The Twin Towers of the World Trade Center in New York are seen under construction along the Hudson River, 1970, as seen from Jersey City. AP Photo/Ed Ford.
LANSING, MI.- Good luck, good timing, and personal relationships played a major role in saving materials from the office of Minoru Yamasaki, one of the world’s premier Modernist architects. A native of Seattle, Yamasaki (1912-1986) moved to Detroit in 1945 to work for the firm of Smith, Hinchman and Gryls before starting his own firm in Troy, Michigan. Yamasaki, best known for designing the World Trade Center in New York, also designed the Century Plaza in Los Angeles, the Michigan Consolidated Gas Company Building in Detroit, the Lambert-Saint Louis Air Terminal in Missouri, the McGreagor Memorial Building at Wayne State University and the U.S. Consulate building in Kobe, Japan. Yamasaki’s firm continued after his death in 1986.
When the closing of the office precipitated the imminent destruction of records, a phone call between friends started an eleventh-hour effort to salvage and preserve Yamasaki’s papers. Pauline Saliga, executive director of the Society of Architectural Historians in Chicago, then contacted Michigan’s State Historic Preservation Officer Brian Conway, who in turn alerted State Archivist Mark Harvey of the Department of Natural Resources that the papers were to be destroyed the following morning. The Michigan History Foundation supplied a moving van and two movers, and Harvey made arrangements to be at the offices first thing the next morning. There he and two members of the preservation office and one archives staff member spent the day assessing and packing the available materials. Presentation drawings, original drawings and materials related to Century Plaza, as well as Yamasaki’s personal library from which he drew inspiration are among the items now in the state’s care.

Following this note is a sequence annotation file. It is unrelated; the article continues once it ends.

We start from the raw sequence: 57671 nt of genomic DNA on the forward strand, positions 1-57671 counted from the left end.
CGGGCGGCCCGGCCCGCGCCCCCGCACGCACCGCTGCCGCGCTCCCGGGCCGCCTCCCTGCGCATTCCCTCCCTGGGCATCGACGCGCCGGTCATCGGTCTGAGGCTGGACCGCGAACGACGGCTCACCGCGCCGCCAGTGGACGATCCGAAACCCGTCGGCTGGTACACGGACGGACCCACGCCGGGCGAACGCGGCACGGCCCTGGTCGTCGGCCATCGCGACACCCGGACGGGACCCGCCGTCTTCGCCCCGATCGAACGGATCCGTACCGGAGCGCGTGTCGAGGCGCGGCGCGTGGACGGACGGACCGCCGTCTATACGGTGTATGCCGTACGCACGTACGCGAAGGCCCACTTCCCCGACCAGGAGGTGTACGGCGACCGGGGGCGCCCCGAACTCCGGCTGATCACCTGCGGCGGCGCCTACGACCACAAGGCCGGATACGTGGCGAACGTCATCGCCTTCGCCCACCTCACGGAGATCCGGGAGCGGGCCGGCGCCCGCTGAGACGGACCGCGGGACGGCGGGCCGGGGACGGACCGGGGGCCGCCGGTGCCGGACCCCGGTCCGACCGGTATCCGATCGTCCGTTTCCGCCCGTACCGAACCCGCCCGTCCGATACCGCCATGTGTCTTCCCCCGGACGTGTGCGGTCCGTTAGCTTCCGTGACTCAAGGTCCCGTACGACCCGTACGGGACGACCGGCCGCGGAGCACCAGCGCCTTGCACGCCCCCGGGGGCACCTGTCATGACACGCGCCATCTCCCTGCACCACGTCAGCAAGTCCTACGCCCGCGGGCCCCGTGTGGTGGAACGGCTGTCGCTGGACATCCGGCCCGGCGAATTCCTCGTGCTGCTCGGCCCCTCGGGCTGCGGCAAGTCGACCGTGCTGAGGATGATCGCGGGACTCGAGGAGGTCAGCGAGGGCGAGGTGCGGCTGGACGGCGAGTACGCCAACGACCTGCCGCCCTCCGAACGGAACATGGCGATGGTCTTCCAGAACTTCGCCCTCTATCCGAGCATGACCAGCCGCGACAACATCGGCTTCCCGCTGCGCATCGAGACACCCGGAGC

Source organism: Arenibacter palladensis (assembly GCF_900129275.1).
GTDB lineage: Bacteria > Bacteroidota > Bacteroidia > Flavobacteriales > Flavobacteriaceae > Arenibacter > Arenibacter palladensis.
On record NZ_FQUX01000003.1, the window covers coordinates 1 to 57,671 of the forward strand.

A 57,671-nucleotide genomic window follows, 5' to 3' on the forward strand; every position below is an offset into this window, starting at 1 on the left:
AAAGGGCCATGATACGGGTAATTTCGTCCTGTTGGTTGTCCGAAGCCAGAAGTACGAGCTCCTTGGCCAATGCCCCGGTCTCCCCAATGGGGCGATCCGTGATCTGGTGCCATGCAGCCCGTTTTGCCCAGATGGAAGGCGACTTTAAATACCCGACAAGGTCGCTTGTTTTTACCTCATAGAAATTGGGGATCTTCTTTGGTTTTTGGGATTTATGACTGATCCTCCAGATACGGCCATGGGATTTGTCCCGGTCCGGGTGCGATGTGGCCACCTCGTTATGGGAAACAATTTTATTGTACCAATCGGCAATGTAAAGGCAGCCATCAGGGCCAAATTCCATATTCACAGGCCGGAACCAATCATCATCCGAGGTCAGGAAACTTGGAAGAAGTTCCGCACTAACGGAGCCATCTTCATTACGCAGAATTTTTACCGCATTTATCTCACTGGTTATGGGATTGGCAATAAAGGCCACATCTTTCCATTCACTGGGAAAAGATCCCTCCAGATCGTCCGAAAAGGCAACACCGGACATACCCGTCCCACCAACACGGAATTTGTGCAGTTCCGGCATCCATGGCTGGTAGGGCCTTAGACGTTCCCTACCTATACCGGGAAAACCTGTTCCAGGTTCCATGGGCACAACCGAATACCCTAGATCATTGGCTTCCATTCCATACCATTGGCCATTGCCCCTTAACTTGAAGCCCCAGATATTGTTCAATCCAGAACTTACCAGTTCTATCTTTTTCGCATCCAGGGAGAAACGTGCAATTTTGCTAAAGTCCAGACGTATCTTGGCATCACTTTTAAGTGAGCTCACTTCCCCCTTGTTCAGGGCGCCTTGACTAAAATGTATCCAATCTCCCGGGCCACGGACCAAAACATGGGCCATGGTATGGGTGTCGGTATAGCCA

The Michigan State Historic Preservation Office, Michigan State Housing Development Authority, is just beginning a Michigan Modern project to document Michigan’s Modern architecture from 1940 to 1970. Yamasaki was one of a number of architects and designers who made Michigan a leader in the Modern movement. “For us to be able to get these materials now, at the beginning of this project, and to be able to preserve materials related to one of the world’s greatest architects and his architectural legacy is just amazing,” stated Conway. According to Harvey Tawny Ryan Nelb of Nelb Consulting, Inc. will conduct a needs assessment for the collection. The Archives of Michigan will seek grant money and donations for the cataloging and conservation of the collection, which includes original plans and renderings, handwritten notes, photographs, slides, and books. “The Archives of Michigan is honored to be the repository of the international legacy of Minoru Yamasaki,” stated Harvey.
Michigan | Minoru Yamasaki | Architecture